want their esteem and their love. Because of the experiences I have had around intimacy I have to be on guard that my
boundaries might get fuzzy. If I let that happen I might jeapordize the friendships/relationships. However, aside from my
children, if that even starts to happen, I trust that they will bring it to my attention immediately. I believe they want my esteem
Jung refers to the term shadow and describes it as that part of us that we find unacceptable. He suggests that we learn to love
and accept those parts of ourselves. If we fail to do this they tend to control our behavior. I see one of my shadow as the twisted
version of intimacy I learned. It is what I learned, my real life experience, if I can't learn to love and accept that part of me, then
I can't accept my self. I see it as what that precious wounded child learned and this adult has learned that life doesn't have to be
that painful, and can make better choices than the ones I learned. I can unlearn what I've learned. A recovery expression I have
heard said is,"If I keep my shadows before me I control them. If I let my shadows slip behind me (denial)then they control me."
If the possibility of my being a jerk is not allowed as part of my self concept / is a way I cannot allow myself to be seen, then I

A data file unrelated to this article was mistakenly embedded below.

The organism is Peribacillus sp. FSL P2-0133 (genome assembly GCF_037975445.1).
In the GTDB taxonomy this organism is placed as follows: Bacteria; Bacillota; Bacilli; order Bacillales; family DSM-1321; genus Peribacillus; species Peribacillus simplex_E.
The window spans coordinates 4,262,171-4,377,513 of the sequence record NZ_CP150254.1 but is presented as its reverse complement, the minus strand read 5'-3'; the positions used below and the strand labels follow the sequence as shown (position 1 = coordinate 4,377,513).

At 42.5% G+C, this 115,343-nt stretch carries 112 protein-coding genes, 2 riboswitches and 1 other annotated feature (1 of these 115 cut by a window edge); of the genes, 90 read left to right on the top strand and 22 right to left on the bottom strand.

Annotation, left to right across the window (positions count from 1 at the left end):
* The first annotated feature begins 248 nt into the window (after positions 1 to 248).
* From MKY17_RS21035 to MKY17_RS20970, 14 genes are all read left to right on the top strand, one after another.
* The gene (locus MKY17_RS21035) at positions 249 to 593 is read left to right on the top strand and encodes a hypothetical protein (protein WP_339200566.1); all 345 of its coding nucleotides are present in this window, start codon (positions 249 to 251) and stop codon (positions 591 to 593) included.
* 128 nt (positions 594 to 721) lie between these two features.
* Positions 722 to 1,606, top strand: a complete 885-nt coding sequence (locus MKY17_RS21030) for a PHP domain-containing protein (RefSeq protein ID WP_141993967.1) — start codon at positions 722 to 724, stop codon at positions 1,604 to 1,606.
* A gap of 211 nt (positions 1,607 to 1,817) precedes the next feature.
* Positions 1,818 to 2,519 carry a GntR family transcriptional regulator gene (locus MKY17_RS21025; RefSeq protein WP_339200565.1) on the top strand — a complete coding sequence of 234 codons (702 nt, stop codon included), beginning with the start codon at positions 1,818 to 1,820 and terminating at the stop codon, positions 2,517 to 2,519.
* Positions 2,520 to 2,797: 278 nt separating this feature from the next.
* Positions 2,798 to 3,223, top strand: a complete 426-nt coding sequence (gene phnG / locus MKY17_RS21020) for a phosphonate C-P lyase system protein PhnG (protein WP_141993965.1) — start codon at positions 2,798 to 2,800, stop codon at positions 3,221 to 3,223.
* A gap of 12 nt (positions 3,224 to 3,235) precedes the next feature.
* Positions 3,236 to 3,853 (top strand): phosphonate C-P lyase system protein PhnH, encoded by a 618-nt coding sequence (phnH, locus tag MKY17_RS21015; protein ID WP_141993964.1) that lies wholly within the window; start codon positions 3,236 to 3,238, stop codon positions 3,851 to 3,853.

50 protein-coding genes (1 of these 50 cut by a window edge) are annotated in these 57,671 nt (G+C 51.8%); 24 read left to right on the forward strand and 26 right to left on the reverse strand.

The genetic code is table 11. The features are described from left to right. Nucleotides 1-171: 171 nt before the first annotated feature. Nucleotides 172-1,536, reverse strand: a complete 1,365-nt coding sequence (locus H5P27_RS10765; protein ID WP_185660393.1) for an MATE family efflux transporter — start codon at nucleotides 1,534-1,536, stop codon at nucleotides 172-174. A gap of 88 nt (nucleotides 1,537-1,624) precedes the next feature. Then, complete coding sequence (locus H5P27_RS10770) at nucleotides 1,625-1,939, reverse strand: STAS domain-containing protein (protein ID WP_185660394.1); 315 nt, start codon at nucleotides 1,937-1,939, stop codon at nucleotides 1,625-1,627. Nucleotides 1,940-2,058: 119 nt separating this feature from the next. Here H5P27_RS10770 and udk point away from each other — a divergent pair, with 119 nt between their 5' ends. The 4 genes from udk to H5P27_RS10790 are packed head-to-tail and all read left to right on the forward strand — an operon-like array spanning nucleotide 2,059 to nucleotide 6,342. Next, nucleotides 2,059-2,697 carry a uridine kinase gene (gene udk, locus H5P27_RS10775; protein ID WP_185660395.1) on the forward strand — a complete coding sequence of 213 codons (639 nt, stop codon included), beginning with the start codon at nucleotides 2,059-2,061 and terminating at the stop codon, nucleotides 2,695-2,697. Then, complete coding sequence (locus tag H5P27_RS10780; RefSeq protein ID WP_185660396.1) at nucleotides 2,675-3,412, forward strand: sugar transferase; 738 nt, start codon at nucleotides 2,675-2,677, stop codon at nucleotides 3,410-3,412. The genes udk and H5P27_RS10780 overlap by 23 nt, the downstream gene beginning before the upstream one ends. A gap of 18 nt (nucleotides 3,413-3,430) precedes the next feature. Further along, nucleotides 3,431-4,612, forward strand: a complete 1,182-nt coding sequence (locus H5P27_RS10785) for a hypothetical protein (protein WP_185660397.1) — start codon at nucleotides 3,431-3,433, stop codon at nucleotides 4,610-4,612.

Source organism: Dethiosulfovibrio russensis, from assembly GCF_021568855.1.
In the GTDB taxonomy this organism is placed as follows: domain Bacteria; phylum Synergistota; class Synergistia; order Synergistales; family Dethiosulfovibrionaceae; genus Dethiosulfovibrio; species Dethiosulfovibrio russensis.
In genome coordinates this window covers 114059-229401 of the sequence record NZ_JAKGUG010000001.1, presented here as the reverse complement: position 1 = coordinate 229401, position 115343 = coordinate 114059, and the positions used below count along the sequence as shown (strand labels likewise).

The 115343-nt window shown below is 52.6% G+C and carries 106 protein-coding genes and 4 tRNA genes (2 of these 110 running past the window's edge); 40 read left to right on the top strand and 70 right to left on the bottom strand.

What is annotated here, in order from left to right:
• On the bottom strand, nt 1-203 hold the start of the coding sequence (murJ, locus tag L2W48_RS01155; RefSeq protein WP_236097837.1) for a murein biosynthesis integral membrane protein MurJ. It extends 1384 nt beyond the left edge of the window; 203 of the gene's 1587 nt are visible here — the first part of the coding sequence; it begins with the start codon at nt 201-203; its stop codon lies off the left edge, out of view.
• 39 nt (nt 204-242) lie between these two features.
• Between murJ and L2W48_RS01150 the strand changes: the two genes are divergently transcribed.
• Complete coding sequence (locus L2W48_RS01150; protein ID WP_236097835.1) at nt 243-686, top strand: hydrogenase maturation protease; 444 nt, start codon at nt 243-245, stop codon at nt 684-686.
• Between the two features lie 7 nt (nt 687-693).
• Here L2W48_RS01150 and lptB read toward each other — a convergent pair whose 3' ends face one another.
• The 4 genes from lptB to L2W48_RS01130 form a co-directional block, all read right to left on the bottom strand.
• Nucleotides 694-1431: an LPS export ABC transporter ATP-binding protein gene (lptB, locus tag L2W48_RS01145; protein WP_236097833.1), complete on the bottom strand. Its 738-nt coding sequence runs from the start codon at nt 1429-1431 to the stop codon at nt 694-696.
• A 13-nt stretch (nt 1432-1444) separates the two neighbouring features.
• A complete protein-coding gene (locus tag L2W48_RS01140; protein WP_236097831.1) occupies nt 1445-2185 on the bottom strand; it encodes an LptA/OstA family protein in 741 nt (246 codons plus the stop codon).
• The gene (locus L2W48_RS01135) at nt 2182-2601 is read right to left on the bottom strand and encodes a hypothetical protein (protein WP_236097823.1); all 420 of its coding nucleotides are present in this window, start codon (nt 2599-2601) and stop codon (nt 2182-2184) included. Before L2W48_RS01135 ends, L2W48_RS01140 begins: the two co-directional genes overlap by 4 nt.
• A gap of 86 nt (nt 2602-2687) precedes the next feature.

run the risk of being a jerk. For example: While early on in the men's movement we gathered as men struggling with trying to
redefine masculinity and each of us wanted to see ourselves as noncompetitive caring sensitive men. So what happened? We
unconciously began to compete to see who was the most sensitive caring man. Sensitivety one upmanship prevailed, our shadow
was our veiled aggression.
Whenever I hear statements, by myself or others, like "I would never do that," I think, Oh,Oh!
---- be gentle with yourselves
Posted by RJD (Member # 204) on November 25, 2002, 12:36 AM:
Thanks for your loving support guys. You have all blessed me by your responses.
A powerful image for me is" The monsters in the terrifying shadows of night lose their power as soon as I turn on the light switch and can see the slipper under the bed for what it really is."
Patterns of my fears hold me back. "I'm shit", "If you really knew me you would hate me", "Everyone I come into contact with
becomes contaminated," I don't deserve to have good thing happen to me," have been some of my lifelong demons/monsters.
These demons were a way of life for me.
To turn on the light by seeking support/therapy/telling my secrets carried a life and death level of fear. Who would I be without